What are the new 'fairer' overdraft charges?
YESTERDAY, the Government announced a new voluntary code intended to make unarranged overdrafts fairer: will it work?
All of the UK's major banks have signed up to the code.
That's Barclays, HSBC, Lloyds Banking Group (which includes HBOS), RBS (including Natwest) and Santander.
Altogether these High Street giants own 85% of the UK's current accounts.
The new rules
Those banks have agreed a £5 to £10 'buffer zone' for unauthorised overdrafts to stop consumers being charged when they've only exceeded the overdraft by a small distance.
It will be up to individual banks to decide exactly how big that buffer will actually be within those confines.
As an indicator though, Lloyds TSB already offer a £10 unauthorised overdraft 'buffer', which they introduced in June 2010.
They've also agreed to give current account customers a phone call, text or email if they're close to going into the red.
That measure will be implemented in March 2012 while the other rules won't come into force until 2013.
The agreement also reaffirms banks' commitment to issuing annual statements to allow customers to see how much the account has actually cost over the course of a year.
Are they any good?
The rules are hardly groundbreaking, many won't be implemented for months or years and, once they do come into effect, the banks have made few solid commitments.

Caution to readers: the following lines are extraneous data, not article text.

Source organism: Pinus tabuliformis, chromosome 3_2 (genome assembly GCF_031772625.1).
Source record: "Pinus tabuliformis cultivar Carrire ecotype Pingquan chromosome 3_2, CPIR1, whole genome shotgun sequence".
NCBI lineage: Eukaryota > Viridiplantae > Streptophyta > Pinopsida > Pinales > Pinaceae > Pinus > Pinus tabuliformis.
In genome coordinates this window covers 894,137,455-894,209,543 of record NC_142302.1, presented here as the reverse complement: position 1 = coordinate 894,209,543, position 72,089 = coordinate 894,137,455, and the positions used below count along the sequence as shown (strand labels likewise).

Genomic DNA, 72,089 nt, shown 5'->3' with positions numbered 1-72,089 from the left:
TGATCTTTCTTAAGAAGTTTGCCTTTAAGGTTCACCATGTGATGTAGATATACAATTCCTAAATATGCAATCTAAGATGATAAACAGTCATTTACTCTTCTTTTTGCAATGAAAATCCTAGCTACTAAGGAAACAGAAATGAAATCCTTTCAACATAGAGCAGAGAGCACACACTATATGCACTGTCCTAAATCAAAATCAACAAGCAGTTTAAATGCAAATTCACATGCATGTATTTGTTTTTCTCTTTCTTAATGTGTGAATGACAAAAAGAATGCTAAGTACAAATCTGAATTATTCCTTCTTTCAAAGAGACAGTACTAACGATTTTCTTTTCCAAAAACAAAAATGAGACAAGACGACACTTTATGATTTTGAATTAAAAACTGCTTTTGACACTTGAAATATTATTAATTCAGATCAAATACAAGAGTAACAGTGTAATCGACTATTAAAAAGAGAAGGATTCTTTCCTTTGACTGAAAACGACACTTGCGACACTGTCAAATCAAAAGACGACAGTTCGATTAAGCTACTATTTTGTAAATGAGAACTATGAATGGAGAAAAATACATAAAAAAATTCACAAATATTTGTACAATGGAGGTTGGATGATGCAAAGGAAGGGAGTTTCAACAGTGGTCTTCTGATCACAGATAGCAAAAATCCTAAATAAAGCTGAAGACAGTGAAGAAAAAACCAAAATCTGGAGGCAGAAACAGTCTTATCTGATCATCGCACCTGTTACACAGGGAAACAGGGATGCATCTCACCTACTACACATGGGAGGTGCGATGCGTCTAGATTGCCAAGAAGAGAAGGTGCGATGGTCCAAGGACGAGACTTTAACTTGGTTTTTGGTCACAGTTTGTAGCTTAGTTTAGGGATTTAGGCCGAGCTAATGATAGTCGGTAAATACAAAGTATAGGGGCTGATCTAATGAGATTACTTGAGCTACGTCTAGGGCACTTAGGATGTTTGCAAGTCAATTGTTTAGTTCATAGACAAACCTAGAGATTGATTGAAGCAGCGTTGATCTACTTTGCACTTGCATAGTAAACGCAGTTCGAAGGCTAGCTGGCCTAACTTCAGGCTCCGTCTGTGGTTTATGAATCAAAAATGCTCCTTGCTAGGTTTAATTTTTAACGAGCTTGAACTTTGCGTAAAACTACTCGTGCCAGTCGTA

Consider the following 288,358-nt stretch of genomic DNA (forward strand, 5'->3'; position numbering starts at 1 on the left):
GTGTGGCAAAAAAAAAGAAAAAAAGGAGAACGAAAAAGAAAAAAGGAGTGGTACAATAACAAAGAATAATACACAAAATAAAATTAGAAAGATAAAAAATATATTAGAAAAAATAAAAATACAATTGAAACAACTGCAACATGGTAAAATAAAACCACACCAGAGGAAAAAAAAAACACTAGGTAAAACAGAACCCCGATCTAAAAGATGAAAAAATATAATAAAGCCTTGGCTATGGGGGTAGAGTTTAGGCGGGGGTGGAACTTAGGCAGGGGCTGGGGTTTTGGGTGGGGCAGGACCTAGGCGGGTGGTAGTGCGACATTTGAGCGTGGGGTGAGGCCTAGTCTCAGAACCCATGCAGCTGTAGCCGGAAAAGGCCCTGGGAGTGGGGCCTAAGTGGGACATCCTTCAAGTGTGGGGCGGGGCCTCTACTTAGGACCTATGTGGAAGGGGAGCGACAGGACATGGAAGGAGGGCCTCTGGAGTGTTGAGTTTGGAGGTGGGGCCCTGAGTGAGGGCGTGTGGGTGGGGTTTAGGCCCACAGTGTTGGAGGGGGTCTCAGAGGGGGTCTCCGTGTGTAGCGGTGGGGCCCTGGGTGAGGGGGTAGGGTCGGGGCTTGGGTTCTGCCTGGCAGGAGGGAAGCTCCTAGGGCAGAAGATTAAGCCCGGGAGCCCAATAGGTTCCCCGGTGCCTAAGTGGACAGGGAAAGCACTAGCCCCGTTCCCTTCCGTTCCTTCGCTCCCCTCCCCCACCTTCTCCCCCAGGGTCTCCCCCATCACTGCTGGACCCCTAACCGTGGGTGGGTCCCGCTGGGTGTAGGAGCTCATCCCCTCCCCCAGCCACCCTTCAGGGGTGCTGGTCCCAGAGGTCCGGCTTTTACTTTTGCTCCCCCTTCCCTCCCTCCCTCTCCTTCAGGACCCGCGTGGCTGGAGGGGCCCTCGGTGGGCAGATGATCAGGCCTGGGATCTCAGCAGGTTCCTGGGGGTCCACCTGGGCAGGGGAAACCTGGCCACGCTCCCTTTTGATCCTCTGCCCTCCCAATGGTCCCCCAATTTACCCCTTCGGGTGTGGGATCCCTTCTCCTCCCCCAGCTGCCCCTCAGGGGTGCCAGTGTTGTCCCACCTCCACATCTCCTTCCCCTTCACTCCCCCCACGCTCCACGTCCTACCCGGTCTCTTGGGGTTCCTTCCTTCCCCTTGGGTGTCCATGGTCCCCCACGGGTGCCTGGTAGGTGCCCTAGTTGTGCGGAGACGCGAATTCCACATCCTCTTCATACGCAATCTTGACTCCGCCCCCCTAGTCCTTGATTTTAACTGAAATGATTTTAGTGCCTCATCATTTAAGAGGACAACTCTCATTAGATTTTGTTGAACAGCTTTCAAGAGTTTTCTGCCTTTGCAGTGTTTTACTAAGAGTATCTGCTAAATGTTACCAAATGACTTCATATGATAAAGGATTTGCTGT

Many of these measures - buffer zones, for example - are already in place at several of the main high street banks, such as Lloyds TSB as mentioned, and are of limited usefulness in any case.
Only a minority of customers making a small card purchase would accidentally go into their overdraft by less than a tenner: incorrect or unexpected direct debits going out of the account are surely more of a problem for occasional overdraft users and those could be much higher.
In addition, there will be no cap on charges - a cap on the number of charges or amount a bank can charge have both been put forward as fairer proposals for consumers who are forced to rely on an overdraft because of severe financial difficulties.
There is little here to help that group.
"Consumers will continue to be hit with high penalties which do not reflect the real costs that companies incur and which put some people into genuine hardship," Mike O'Connor, chief executive of watchdog Consumer Focus, agreed.
He also sounded a note of caution about the Government's decision to bring in a code rather than legislation.
"Unfortunately the history of the credit market and financial services shows that self-regulation rarely works," O'Connor added.
"Government must maintain the prospect of formal regulation if this approach is to have a chance of working."
Improving account switching
The code's rules on switching accounts are similarly uninspiring.
Under the code, banks must complete the current account switching process when a consumer moves to a different provider within seven days.
Banks have also agreed to give consumers a grace period on their overdrafts after they switch current accounts.
The grace period has also not been defined and, again, many banks do this in any case.